Interview

Interview: Nick Roberts, president of Socitm and IT group manager

Caroline Baldwin

This month, Nick Roberts, IT group manager at Surrey County Council, took over as president of Socitm, the association of IT and digital professionals working in and for local public services.

Computer Weekly interviewed Roberts about his new role, asking what his top priorities are for the coming year.

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Digital by default

As well as building on Socitm’s existing work of helping local councils meet the challenges of complying with the Public Services Network (PSN), Roberts intends to push forward on how the government’s 'digital by default' agenda will affect local authorities.

The digital by default strategy, launched in 2012, promotes a new way of working within government, with a digital-first approach to public services.

One part of the strategy is to move 25 ‘exemplar’ public services online. The Government Digital Service (GDS) estimates that it will save £1.8bn a year by moving offline services to digital channels, thereby becoming digital by default.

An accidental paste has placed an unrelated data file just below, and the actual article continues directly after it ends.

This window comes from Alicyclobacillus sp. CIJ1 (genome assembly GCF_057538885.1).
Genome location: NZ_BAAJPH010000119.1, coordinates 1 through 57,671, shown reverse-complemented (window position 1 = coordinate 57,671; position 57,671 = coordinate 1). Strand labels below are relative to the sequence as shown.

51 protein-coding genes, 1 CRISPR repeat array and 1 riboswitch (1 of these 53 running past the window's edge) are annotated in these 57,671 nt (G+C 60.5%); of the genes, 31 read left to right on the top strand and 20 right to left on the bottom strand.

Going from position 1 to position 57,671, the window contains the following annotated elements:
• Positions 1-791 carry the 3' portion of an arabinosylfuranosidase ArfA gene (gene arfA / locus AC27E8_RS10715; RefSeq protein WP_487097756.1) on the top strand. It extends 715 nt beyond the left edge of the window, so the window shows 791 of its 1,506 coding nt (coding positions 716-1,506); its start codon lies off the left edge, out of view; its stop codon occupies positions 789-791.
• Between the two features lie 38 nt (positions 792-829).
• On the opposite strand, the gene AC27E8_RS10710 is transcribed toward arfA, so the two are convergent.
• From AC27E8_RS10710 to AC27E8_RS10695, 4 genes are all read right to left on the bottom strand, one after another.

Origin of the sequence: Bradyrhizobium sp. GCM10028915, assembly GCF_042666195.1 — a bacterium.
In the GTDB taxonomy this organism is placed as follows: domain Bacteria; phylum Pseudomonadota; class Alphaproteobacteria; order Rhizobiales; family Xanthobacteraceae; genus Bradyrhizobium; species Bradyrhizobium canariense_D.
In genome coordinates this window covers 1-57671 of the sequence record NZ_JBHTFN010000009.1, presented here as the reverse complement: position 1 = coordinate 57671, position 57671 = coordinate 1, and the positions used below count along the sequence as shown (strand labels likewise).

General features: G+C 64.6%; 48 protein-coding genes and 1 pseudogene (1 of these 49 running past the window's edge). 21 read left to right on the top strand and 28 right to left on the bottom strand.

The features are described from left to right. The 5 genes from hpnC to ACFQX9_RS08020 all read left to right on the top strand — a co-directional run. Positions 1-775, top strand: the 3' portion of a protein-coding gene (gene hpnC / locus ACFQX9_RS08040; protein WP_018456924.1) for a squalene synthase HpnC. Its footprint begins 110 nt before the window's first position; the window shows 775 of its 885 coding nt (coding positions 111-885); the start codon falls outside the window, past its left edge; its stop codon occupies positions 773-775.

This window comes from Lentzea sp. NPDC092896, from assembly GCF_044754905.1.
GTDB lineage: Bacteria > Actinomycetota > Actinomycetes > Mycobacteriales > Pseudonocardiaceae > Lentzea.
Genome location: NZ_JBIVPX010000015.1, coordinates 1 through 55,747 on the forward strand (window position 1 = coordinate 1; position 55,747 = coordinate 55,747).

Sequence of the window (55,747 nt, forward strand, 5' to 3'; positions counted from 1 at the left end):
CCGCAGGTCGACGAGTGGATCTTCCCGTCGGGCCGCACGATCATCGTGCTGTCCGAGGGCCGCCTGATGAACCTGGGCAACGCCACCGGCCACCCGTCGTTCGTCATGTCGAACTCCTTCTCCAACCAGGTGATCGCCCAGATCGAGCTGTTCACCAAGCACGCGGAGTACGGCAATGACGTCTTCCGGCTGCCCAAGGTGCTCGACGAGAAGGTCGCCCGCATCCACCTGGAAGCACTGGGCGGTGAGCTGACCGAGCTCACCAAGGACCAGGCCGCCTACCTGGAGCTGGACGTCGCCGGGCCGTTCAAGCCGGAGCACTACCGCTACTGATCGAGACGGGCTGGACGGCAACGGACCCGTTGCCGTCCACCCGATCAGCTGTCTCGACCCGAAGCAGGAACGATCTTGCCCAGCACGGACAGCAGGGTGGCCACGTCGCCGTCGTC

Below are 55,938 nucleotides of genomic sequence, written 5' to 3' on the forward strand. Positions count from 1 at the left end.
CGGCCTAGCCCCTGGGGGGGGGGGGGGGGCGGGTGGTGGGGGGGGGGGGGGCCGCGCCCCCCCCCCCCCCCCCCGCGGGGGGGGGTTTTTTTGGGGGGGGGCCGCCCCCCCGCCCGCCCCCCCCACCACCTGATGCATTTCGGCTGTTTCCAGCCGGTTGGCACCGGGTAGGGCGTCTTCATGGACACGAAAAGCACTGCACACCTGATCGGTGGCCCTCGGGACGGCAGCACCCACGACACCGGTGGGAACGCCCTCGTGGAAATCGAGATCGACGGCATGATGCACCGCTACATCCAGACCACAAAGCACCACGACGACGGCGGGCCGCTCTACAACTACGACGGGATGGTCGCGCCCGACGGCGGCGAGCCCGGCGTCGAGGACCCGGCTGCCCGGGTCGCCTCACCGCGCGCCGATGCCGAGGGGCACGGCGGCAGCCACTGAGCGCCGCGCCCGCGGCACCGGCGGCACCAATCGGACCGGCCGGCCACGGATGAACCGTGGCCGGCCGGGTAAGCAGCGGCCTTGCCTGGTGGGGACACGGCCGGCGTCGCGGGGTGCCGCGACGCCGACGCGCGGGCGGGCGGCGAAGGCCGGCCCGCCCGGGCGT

But the 25 ‘exemplars’ – ranging from visa applications to benefits claims to booking prison visits –are only the beginning, and the government is encouraging central and local government to adopt the digital by default approach.

Roberts thinks digital by default will have real implications for Socitm members as local authorities try to redesign public services as online-first.

“The fact is that we will have to turn everything on its head,” says Roberts. “We have traditionally designed applications around the way the organisation functions.”

The fact is that we will have to turn everything on its head

But digital by default focuses on the citizen and requires local authorities to look at how to build, from the top down, a system that is fundamentally different from what councils are used to.

“There is good evidence from early adopters that you don’t need all the functionality we’ve currently got,” says Roberts. “We can streamline those applications, make them fit for purpose and much more agile, and will potentially see cost-efficiencies.”

Roberts says there is a steep learning curve for the public sector in this area, and he intends to share Socitm case studies to make the task easier.

Build or buy?

The second challenge facing local authorities once they have identified the solution they need is to decide whether to build or buy.